10-21-2010 09:24 PM
The entire idea of a sandbox as part of the Norton products will always end up being a mixed set with no clear winner that can be picked. When weighing the development costs against the possible rewards, it is unclear whether it would be worth the effort. Many people do not understand the purpose and function of a sandbox well enough that they would even understand why the files they downloaded in the sandbox are not on their machine after they exit the sandboxed application. I've seen instances when users close their Sandboxie-protected IE session and select the option to close without copying their downloaded files from the sandbox to another location then complain that the files they downloaded are no longer there even when they were told that those files would no longer be available to them. Others will sandbox applications that do not need to be sandboxed (I've seen people slapping Notepad into a sandbox just because "the sandbox keeps their system safe".) When running multiple applications in individual sandboxes you end up consuming a great deal of hard drive space so users must keep a large portion of their hard disks free in order to run their sandboxed apps. Sharing a single sandbox with multiple applications can save on the drive space issue but has been known to cause other conflicts on occasion.
All of that aside, a sandbox option could be used as a selling point for the product. In a default installation the option should be turned off. For those who opt to turn it on, the most common browsers, download managers, torrent clients, and mail clients installed on the user's system should be automatically configured to run in a sandbox.. For sandboxed web browser sessions, the user's favorites should be automatically synced on entry and exit (as long as they passed the Safe Web check). On exit, the user should be prompted IN A CLEAR FASHION that anything with the exception of their Favorites that is not explicitly selected to be copied out of the sandbox will be deleted.
Other potential issues arise considering automatic updating features of certain products. Should they be sandboxed or not? For example, Windows Update, Symantec LiveUpdate, etc should be exempt from sandboxing, but updaters for other products, especially those that download executable installers probably should not.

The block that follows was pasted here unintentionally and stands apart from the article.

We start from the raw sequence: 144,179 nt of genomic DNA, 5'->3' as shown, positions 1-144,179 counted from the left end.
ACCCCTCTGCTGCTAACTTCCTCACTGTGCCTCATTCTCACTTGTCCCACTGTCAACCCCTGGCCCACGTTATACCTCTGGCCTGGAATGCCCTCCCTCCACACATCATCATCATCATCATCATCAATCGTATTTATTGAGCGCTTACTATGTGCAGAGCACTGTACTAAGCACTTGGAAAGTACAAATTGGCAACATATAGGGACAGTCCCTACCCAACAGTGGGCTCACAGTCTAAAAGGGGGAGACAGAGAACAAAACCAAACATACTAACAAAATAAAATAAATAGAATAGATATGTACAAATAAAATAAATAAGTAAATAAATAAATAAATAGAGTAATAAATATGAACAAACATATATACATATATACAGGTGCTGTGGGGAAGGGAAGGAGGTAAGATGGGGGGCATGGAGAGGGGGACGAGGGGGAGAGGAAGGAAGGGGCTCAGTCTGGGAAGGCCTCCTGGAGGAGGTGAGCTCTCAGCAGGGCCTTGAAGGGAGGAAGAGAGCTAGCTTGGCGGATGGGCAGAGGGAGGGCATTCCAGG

Any way you look at it, it would need to be highly configurable which is only going to make the code much more complex and more prone to errors.
10-23-2010 12:53 AM
I agree on the fact that it won't be on by default. Tehre will be regular uusers who won't have any idea on what to do with it. But than people will have a choice. Now they don't
11-08-2010 10:54 PM
How about the option simply to create sandboxed browser sessions, similar to a private browsing function? I don't need a sandbox if I'm just going online to check a few trusted websites, but there are times when the added security would be a comfort.
The benefit of this approach is that a sandboxed session can have very restrictive settings turned on by default, because everyday users might only choose to use it rarely -- they will understand that their bookmarks aren't in there and that anything downloaded will be deleted once the sesison ends (if it isn't exported out of the sandbox). Power users could have the option to tweak the settings and use it as their preferred means of surfing the web.
01-25-2011 10:40 PM - edited 01-25-2011 10:47 PM
If you want a Sandbox. Run Sandboxie. Sandboxie author has made sandboxie fully compatible with NIS / NAV / 360
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Before you push a sandbox into Norton. Explore and study the readily available proven viable sandboxie option.
NIS with Firefox sandbox'd writing this message. Norton + Sandboxie for those that want a sandbox.
Do you really want to bloat Norton....
02-21-2011 09:05 AM
Who here would like to see a sandbox in Norton Internet Security 2012?.Lets be honest the difference between Norton Internet Security 2010 and 2011 was very small. Sandbox is the next step up in making Norton the best internet security ever. It's a big change and worth spending £50 on. Kaspersky and Comodo has seen how much more protection is possible with sandbox. It's time for Norton to take the next step up in internet security, if they do not take the step up the competitors will move ahead, and we don't want that.
All Symantec want is the utmost protection for their users. Give us something big with norton internet security 2012, a big change, sandbox is the way to do that. Take the step and prove not only your the best internet secuirty option, but your willing to use any way possible to protect your users.
02-21-2011 10:46 AM
I certainly don't want to see a sandbox option, imagine how much resorces this takes, Kaspersky is now the norton of old in my opinion, BLOATED!
Keep Norton lean and mean is what i say, all the reviews say It's currently the best security software outthere, and thats without a sandbox!
02-22-2011 01:06 AM
A sandbox offers protection, proof is other security firms are using them. The option to put a sandbox on the web browser is very important. I'm sure Norton could create a user friendly sandbox.. It would be a big change for them, something we need after the small change with 2010-2011. Norton should be using every way possible to protect us its users. Norton cannot give us 100% protection, obviously my computer has been compromised by malware, with Norton 360V5 running on it.. It's time for Norton to have stronger browser protection, sandbox can give us that. What are you waiting for symantec it's time to make the change.